The good news is that a large spill over from the events into a crisis has not materialised and is unlikely in our view. But, as covered in Credit cycle in the wake of the incoming rate tide and as investigated in Tighter credit conditions call for increased selectivity, financial conditions have tightened substantially, which shifts the focus to banks’ loan books. 

Given the large dependency on finance, the large leverage and lower asset valuation the commercial real estate (CRE) sector has quickly come into focus as a potential challenge for bank balance sheets. 

Bank loan books under the radar

CRE loans on European bank balance sheets amount to roughly €1.4 trillion which comprises of around 6.4% of the total loans, according to the European Banking Authority. This compares to roughly 20% of CRE exposure for US banks, according to Bloomberg. As the majority of CRE loans are paid back in bullet at the redemption date, which could pose large challenge to the sector as rates rise and financial conditions tighten. 

While bigger US, and especially European, banks are the main provider of credit to the sector, the proportion of the loans compared to the overall loan book of banks seems manageable. Analysts at Barclays Investment Bank calculate that a CRE loan loss rate of 5% would reduce the CET1 ratio by roughly 61 basis points (bp) in Europe.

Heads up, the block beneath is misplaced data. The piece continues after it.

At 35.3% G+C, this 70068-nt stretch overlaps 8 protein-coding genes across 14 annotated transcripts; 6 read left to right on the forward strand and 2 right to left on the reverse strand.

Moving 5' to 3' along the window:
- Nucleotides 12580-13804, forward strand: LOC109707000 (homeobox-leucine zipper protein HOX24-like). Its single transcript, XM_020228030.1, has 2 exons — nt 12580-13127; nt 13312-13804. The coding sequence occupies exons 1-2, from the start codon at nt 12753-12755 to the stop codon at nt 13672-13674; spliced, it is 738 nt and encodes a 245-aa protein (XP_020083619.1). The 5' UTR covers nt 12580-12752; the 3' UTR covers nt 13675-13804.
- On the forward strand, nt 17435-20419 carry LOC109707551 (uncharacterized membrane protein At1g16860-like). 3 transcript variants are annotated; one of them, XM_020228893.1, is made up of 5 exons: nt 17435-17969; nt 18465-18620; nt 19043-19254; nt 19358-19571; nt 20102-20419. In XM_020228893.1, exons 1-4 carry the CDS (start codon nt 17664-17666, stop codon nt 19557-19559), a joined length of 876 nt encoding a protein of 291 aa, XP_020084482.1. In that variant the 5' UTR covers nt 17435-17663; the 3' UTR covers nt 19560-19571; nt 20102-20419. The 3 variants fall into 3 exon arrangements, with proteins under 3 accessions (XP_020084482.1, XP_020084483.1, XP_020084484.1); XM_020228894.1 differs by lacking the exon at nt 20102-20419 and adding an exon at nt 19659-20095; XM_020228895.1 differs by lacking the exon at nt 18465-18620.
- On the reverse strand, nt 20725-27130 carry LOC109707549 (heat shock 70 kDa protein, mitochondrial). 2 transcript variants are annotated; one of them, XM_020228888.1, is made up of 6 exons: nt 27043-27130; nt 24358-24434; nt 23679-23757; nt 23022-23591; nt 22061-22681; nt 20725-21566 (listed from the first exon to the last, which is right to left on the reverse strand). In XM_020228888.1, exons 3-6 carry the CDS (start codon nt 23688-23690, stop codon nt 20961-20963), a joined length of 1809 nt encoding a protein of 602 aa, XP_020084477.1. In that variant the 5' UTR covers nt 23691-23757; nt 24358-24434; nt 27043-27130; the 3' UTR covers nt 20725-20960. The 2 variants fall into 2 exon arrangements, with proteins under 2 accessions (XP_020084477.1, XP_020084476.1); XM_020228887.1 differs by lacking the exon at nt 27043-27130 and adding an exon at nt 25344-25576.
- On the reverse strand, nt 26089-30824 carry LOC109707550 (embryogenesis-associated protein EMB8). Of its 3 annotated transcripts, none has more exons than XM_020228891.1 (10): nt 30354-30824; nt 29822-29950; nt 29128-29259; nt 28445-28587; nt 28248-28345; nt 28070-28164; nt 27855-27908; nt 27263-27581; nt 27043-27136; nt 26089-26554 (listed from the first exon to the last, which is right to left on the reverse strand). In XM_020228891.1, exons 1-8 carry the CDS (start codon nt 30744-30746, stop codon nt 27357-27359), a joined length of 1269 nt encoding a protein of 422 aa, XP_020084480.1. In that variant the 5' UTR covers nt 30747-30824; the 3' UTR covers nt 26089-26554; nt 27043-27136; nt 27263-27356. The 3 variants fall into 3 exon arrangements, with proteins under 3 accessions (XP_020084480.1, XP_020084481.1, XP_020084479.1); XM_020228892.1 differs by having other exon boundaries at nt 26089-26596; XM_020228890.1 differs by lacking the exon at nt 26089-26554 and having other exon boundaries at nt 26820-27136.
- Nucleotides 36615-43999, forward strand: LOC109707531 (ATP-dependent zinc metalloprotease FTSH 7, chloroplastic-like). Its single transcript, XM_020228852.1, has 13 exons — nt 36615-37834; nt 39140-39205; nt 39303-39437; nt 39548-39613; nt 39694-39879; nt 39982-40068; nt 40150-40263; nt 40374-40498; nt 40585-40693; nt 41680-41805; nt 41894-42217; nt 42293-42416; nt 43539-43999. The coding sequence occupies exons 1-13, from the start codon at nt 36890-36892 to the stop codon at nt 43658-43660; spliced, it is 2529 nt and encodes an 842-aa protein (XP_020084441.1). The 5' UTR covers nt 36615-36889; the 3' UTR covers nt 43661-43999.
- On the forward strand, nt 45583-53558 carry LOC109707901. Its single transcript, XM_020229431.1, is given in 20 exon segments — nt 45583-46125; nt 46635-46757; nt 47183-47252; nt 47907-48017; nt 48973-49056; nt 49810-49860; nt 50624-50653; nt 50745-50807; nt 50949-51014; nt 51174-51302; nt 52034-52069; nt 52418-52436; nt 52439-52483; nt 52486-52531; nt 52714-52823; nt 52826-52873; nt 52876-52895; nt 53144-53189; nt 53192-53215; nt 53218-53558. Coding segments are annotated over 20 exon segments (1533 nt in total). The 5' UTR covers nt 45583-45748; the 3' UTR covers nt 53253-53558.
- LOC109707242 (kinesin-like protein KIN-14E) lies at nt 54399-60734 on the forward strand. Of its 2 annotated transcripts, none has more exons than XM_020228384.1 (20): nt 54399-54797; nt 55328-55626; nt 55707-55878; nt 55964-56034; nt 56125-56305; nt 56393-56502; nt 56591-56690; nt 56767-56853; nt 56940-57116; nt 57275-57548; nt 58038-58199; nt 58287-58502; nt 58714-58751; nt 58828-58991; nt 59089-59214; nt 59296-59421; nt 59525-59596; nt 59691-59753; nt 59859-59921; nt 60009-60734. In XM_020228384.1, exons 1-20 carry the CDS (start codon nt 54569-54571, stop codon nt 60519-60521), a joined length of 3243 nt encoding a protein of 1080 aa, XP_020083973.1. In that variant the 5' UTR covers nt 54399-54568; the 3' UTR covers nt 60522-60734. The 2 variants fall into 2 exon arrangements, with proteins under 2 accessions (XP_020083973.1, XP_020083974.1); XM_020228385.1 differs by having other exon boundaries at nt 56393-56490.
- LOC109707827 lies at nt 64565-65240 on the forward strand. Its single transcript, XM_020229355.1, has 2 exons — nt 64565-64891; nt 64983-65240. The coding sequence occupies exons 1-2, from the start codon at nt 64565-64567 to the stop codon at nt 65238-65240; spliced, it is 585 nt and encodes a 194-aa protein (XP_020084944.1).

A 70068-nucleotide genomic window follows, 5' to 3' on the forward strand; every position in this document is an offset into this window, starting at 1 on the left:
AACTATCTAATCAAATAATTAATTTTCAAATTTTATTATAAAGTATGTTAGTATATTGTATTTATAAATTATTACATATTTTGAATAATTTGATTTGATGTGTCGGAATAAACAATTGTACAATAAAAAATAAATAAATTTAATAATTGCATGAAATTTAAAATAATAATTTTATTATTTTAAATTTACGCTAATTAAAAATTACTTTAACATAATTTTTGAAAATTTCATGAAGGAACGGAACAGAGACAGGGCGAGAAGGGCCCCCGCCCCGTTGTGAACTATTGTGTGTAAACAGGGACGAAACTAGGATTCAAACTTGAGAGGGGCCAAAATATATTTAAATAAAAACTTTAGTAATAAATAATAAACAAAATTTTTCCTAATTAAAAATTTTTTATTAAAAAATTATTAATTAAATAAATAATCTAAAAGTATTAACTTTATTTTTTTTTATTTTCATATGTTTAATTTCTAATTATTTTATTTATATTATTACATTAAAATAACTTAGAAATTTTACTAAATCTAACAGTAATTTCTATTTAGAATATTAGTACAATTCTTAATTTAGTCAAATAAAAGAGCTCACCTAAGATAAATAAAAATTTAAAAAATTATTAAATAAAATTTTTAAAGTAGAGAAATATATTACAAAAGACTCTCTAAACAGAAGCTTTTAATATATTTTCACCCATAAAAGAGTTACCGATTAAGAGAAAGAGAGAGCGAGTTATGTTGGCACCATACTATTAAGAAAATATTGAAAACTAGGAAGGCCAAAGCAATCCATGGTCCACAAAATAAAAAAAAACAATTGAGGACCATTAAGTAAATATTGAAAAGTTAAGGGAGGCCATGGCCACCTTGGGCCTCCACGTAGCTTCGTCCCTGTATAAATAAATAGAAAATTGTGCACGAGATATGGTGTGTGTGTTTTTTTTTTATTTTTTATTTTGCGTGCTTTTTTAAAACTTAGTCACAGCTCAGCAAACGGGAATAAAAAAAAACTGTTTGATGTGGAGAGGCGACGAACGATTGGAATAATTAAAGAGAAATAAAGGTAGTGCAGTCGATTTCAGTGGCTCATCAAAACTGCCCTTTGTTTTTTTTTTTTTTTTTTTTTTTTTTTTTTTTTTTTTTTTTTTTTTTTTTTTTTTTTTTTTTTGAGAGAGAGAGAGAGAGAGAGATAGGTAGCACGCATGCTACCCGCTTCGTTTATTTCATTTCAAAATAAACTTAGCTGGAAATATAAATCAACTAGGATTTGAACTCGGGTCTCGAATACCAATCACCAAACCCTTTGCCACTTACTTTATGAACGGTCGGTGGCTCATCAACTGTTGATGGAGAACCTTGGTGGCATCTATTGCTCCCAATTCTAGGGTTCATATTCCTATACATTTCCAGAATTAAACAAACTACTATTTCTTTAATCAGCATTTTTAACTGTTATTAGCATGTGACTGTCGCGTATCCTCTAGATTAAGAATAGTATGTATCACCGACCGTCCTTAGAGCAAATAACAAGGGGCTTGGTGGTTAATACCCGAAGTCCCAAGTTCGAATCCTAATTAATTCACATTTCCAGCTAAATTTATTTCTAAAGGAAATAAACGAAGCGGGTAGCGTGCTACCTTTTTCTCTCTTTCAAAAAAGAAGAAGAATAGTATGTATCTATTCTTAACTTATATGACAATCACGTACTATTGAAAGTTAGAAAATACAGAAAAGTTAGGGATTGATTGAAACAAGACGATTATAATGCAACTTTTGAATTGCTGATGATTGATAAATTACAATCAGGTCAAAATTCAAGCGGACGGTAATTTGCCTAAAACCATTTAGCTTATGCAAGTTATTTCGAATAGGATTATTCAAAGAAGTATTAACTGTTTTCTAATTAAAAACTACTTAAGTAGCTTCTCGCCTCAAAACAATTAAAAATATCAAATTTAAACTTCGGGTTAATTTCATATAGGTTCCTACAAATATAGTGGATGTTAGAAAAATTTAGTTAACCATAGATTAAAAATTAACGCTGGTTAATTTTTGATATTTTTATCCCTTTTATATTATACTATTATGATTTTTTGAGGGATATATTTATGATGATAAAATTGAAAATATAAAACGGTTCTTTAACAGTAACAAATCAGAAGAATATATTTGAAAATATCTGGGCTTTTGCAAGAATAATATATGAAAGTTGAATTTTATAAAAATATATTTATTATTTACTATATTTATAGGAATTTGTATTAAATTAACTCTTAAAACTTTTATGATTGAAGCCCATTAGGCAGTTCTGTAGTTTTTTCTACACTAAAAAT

The very limited capital impact is also a result of a more conservative approach. Firstly, LTV (loan-to-value) has fallen from 67% in 2010 to 50% in 2023. Secondly, regulators often impose a minimum weighting of 100% in risk-weighted assets (RWA), as seen in the UK, and this forces banks to maintain more equity capital (CET1) to reflect the risk related to the CRE sector. 

Overall, CET1 ratios among European banks seem comfortable, averaging 15.3% at the end of 2022, which compares to 13% in 2015 and much lower equity ratios ahead of the credit crisis in 2008 (see chart).


Lower earnings expected